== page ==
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dc.contributor.authorThanat Kanthawangen_US
dc.contributor.authorAustin Leeen_US
dc.contributor.authorJoe Darryl Baalen_US
dc.contributor.authorGabby B. Josephen_US
dc.contributor.authorThomas Vailen_US
dc.contributor.authorThomas M. Linken_US
dc.contributor.authorRina Patelen_US
dc.description.abstract© 2020, ISS. Objective: To investigate the associations between clinical, procedural, and radiographic factors and outcomes of steroid hip injections, including long-term and immediate pain reduction, time to arthroplasty, time to reinjection, and the total number of injections. Materials and methods: All intra-articular anesthetic and steroid injections of the hip under fluoroscopic guidance between January 2014 and March 2016 were retrospectively reviewed. Hip radiographs were scored using the Kellgren–Lawrence (KL) and Osteoarthritis Research Society International (OARSI) scores. Immediate pain relief and response were evaluated using a change in visual analog scale and OMERACT-OARSI criteria respectively. Long-term pain relief was evaluated at 2‑7 months after injection by reviewing the medical records. Correlation between patient characteristics, procedural variations, and radiographic factors with injection outcomes was analyzed by using linear and logistic regression models. Results: Of 361 injections, 79.8% showed an immediate pain response and 32.7% had subjective long-term pain relief (> 2 months). There was no significant correlation between immediate pain relief and response with long-term pain relief and other outcomes. Older age and higher KL score, OARSI-central joint space narrowing (JSN), and inferior acetabular osteophyte were correlated with long-term pain relief (p = 0.01‑0.03). Higher KL and OARSI grades, particularly JSN, were significantly correlated with increased immediate pain relief and total number of injections but decreased time to arthroplasty. Baseline pain positively correlated with immediate pain response (p < 0.001). Conclusions: Older patients with higher grades of radiographic OA and high baseline pain were good candidates for steroid injections, particularly for those patients awaiting hip arthroplasty.en_US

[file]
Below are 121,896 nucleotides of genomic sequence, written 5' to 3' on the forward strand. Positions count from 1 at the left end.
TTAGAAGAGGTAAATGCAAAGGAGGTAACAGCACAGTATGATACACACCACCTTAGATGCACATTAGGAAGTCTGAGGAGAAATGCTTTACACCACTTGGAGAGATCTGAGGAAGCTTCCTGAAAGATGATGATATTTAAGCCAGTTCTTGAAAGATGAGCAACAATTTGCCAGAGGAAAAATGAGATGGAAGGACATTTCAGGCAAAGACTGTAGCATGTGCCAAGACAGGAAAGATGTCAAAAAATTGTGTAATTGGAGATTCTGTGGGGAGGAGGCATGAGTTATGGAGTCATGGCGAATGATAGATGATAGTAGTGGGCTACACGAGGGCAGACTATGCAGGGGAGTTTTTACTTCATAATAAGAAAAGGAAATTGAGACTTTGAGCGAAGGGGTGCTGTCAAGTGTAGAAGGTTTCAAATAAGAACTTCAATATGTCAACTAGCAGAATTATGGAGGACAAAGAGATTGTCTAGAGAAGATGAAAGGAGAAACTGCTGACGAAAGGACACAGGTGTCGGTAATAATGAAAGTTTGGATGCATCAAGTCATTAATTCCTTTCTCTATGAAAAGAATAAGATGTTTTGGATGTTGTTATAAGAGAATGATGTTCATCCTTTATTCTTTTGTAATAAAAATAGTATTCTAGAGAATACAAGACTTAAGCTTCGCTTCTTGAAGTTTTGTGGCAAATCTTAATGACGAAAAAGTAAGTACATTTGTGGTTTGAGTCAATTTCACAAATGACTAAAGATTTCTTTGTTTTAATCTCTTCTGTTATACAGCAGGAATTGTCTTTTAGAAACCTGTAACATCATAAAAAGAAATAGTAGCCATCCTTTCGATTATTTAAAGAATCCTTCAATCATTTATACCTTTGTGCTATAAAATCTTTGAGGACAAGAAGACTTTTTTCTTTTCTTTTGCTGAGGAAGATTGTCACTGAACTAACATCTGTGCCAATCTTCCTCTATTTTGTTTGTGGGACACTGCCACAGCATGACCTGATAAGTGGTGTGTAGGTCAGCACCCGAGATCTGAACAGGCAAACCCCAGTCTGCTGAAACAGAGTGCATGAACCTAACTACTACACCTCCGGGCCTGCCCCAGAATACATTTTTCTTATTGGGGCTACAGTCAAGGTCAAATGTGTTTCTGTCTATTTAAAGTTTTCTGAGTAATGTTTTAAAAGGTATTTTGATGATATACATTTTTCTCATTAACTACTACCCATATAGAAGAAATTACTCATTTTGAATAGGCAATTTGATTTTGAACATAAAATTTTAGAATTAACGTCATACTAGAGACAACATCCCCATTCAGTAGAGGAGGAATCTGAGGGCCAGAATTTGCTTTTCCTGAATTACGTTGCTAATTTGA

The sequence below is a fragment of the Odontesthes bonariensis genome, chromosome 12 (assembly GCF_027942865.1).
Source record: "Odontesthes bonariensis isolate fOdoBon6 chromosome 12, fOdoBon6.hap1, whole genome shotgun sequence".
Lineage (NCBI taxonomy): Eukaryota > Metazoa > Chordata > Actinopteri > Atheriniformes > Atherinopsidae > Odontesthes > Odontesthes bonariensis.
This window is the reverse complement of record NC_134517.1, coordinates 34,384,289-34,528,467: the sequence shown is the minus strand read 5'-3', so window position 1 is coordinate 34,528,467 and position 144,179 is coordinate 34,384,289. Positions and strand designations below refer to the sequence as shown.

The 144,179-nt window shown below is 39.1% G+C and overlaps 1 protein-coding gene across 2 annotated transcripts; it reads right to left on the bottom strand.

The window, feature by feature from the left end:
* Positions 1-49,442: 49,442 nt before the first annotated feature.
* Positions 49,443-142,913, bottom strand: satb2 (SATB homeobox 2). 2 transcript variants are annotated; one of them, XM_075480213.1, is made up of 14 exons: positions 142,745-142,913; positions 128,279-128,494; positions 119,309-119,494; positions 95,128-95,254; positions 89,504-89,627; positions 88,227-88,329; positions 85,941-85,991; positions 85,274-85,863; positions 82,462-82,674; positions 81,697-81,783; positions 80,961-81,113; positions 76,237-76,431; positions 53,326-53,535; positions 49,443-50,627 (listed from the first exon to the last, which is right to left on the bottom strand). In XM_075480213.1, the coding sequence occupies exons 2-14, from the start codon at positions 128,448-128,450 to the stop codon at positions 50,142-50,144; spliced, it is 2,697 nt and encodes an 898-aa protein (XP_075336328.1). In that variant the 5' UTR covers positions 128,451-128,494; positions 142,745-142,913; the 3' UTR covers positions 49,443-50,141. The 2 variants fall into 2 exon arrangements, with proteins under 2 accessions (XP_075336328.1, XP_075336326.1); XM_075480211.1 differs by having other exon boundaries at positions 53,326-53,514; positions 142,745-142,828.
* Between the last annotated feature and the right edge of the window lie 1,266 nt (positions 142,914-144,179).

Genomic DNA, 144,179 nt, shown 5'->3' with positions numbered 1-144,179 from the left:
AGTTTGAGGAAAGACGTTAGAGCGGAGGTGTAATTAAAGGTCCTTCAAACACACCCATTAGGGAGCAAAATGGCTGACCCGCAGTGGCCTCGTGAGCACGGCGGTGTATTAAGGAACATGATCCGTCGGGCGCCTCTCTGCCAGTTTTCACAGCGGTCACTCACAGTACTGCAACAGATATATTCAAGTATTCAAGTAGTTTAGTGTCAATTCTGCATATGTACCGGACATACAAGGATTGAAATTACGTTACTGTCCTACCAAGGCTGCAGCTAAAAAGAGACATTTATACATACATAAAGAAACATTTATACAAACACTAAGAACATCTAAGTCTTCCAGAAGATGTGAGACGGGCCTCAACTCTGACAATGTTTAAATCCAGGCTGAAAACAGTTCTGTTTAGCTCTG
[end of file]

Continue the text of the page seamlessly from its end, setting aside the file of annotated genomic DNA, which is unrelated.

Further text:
dc.titlePredicting outcomes in patients undergoing intra-articular corticosteroid hip injectionsen_US
article.title.sourcetitleSkeletal Radiologyen_US of California, San Franciscoen_US Mai Universityen_US
Appears in Collections:CMUL: Journal Articles

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